6. Slumdog Millionaire. The Mumbai teen hero of Slumdog wins an opportunity to compete on the Indian TV version of “Who Wants to be a Millionaire?” He seizes the opportunity and despite arrest and torture, he pursues his dreams. Relentlessly! He wins the game, the money, and the girl. Being opportunistic is one of the key qualities of founders interviewed in How They Did It: Billion Dollar Insights from the Heart of America. Curiosity fueled their passion and they pursued opportunity tirelessly.
  7. Casablanca. What endears Humphrey Bogart’s character, Rick, to everyone who’s ever watched this classic is the moment when Rick sacrifices himself for something bigger than his own pain, desires or needs. Despite the ache he feels from a lost love, he puts his rival’s noble cause first.  How does this apply to you? Because your company, your baby, your business that you’ve sacrificed for – it’s not about you. It really isn’t. I know, you are the founder. But the true measure of success for any business is the point when it becomes bigger than you, when it becomes self sustaining and when customers, vendors, managers and employees will also live and die for it.
  8. The Adventures of Buckaroo Banzai Across the 8th Dimension. Buck’s the classic entrepreneur. And if you look at his team, the Hong Kong Cavaliers, think about how powerful you could be if your startup team had that level of dedication. I am not sure if he was more adventurer, scientist, surgeon or rock musician, but it really doesn’t matter. Pursue your passions. Peter Weller was good playing Buck, but John Lithgow and Ellen Barkin steal the show.
  9. The World’s Fastest Indian. Anthony Hopkins’ portrayal of New Zealand motorcycle enthusiast Burt Munro should give hope and inspiration not just to rookie entrepreneurs, but to anyone who decides to launch something when they are 40. Or 50. Or 60. WFI documents Munro’s dream – tinkering with a 1920 Indian motorcycle, a bike that helped him set the land-speed world record at Utah’s Bonneville Salt Flats in 1967 when Burt was 67 years old. 200 mph, no flame-retardant suit, not much between Burt and a lot of baked salt zipping by. Flat broke, sleeping in his car – this is a must-see for entrepreneurs.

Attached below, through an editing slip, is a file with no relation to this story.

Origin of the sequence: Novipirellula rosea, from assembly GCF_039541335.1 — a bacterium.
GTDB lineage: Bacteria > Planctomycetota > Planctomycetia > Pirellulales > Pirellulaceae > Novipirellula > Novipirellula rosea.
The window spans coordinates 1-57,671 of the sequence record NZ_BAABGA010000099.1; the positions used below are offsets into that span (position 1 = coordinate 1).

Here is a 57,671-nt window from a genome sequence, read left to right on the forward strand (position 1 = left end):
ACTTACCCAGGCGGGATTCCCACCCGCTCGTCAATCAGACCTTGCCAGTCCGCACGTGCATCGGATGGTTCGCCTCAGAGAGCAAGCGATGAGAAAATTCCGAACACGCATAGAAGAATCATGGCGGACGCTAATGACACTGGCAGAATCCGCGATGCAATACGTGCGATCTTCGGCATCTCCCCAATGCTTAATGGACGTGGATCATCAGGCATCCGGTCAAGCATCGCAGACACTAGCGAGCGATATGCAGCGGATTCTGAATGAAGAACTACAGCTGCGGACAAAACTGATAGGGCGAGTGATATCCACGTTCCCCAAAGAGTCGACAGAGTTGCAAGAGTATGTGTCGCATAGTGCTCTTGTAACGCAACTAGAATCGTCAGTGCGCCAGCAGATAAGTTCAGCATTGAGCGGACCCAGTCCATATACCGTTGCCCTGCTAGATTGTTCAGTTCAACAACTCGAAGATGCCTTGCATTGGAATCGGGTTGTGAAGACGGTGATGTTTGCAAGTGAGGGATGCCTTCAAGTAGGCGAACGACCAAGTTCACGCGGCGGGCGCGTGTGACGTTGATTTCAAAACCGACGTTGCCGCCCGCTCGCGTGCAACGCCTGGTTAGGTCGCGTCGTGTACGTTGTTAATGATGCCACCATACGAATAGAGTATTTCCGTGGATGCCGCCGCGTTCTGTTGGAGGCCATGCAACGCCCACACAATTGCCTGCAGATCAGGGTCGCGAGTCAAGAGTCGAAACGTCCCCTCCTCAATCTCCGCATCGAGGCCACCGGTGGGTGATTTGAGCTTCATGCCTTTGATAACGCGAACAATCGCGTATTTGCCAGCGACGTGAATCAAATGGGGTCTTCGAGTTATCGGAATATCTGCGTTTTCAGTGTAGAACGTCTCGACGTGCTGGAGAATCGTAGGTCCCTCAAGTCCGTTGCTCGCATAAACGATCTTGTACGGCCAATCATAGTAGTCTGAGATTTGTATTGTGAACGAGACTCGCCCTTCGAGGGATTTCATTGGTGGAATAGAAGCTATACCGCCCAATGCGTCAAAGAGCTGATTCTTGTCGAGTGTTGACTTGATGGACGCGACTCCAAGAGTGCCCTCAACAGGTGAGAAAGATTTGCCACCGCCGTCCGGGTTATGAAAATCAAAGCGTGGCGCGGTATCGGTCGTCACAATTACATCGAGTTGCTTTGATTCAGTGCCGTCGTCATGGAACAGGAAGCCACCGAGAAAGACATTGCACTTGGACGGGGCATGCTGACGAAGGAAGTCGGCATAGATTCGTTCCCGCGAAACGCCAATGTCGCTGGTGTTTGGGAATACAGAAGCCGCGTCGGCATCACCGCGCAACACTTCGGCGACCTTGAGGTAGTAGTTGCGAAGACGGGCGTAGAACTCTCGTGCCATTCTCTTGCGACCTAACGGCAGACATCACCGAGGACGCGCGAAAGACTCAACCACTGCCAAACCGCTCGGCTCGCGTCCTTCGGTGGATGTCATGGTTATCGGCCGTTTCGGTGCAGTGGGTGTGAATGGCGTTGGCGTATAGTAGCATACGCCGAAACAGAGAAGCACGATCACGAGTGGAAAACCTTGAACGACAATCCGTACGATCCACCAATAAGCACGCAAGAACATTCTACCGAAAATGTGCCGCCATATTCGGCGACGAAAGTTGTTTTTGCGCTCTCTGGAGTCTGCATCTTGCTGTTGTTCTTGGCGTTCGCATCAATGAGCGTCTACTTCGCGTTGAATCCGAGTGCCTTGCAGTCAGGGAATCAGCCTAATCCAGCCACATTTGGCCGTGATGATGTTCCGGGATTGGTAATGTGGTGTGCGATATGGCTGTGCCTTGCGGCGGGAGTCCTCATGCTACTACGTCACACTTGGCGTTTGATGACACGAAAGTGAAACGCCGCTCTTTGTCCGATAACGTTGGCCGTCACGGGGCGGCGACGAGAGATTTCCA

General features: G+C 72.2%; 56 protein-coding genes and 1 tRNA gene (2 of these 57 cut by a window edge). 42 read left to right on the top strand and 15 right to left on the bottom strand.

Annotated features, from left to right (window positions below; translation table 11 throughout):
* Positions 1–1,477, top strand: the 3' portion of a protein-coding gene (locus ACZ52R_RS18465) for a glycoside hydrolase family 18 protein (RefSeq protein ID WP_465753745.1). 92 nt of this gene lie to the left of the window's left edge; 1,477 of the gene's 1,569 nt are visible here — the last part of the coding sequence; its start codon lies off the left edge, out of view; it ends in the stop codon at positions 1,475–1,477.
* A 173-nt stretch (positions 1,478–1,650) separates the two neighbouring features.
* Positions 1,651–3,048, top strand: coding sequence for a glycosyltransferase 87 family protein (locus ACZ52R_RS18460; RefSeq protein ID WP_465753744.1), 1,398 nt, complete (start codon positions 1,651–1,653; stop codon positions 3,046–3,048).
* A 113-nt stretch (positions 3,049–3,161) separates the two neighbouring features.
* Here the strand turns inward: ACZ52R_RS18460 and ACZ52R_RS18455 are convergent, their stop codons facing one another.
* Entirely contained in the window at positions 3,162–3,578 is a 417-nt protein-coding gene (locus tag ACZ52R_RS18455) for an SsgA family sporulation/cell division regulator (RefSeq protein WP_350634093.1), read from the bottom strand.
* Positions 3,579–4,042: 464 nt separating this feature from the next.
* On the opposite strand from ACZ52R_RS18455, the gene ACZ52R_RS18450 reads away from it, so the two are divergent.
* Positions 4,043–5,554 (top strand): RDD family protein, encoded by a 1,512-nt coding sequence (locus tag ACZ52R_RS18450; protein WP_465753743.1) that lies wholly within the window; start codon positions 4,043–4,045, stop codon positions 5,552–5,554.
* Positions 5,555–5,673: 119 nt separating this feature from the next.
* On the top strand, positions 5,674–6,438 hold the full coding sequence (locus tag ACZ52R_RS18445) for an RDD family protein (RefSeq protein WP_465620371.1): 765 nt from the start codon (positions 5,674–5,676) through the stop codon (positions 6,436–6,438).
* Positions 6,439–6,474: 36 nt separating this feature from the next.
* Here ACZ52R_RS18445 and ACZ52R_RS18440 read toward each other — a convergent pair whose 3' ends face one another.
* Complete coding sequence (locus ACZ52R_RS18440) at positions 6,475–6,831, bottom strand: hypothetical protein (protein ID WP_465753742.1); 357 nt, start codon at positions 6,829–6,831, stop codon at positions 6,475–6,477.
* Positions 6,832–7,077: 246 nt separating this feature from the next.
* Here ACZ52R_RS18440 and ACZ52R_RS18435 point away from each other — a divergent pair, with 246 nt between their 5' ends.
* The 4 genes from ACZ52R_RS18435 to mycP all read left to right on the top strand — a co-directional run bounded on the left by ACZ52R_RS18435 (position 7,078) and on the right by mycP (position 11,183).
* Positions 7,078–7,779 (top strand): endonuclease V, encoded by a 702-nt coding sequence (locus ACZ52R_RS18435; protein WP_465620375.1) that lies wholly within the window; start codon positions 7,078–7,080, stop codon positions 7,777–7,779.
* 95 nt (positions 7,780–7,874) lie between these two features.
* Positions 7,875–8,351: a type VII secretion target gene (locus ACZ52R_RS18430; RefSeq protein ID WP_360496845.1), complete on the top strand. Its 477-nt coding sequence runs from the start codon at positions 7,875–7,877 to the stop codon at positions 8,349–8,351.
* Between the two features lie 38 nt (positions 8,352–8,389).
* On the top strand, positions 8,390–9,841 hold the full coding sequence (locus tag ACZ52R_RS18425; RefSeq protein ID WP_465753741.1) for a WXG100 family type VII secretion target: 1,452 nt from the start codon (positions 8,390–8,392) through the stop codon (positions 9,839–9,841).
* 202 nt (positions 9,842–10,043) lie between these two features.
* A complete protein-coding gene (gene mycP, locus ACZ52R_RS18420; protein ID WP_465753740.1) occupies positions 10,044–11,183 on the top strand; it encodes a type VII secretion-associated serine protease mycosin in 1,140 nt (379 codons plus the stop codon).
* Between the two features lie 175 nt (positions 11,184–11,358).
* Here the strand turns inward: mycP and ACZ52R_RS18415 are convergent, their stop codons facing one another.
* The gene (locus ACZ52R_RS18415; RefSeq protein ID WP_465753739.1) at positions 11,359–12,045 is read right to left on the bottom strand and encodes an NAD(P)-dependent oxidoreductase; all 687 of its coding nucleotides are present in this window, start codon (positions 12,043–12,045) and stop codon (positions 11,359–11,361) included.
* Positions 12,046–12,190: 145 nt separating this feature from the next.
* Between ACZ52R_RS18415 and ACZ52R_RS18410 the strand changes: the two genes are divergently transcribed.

10. The Social Network. Yes, the movie is that good. Whether its 100% accurate or not – we are living in a Facebook world and you can thank Mark Zuckerberg for that.

So get cracking. I’ll throw in two bonus movies for good measure. See Lawrence of Arabia and finish up with The Adventures of Robin Hood. Peter O’Toole kills it in Lawrence – I mean if rounding up warring tribes to launch coordinated attacks on superior enemy forces isn’t entrepreneurial genius, what is? And then there’s Errol Flynn, the original Robin Hood. He takes on the Man (the evil Prince John), and he wins.

**Robert Jordan is a contributor. View the original posting of this article on

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What’s Your Titanium Story? Interview with Dane Miller, Founder, Biomet, Appearing at Great Lakes Entrep Bash on Nov. 17

What's Your Titanium Story?  Interview with Dane Miller, Founder, Biomet, Appearing at Great Lakes Entrep Bash on Nov. 17

When I interviewed the 45 founders featured in How They Did It: Billion Dollar Insights from the Heart of America, I tried to total up the amount of value each had brought to the world. They all started from zero. I am not sure of the exact number for their company valuations, but I can tell you that on publication day the number one name on the list was Dane Miller. He had just taken Biomet private for about $12 billion.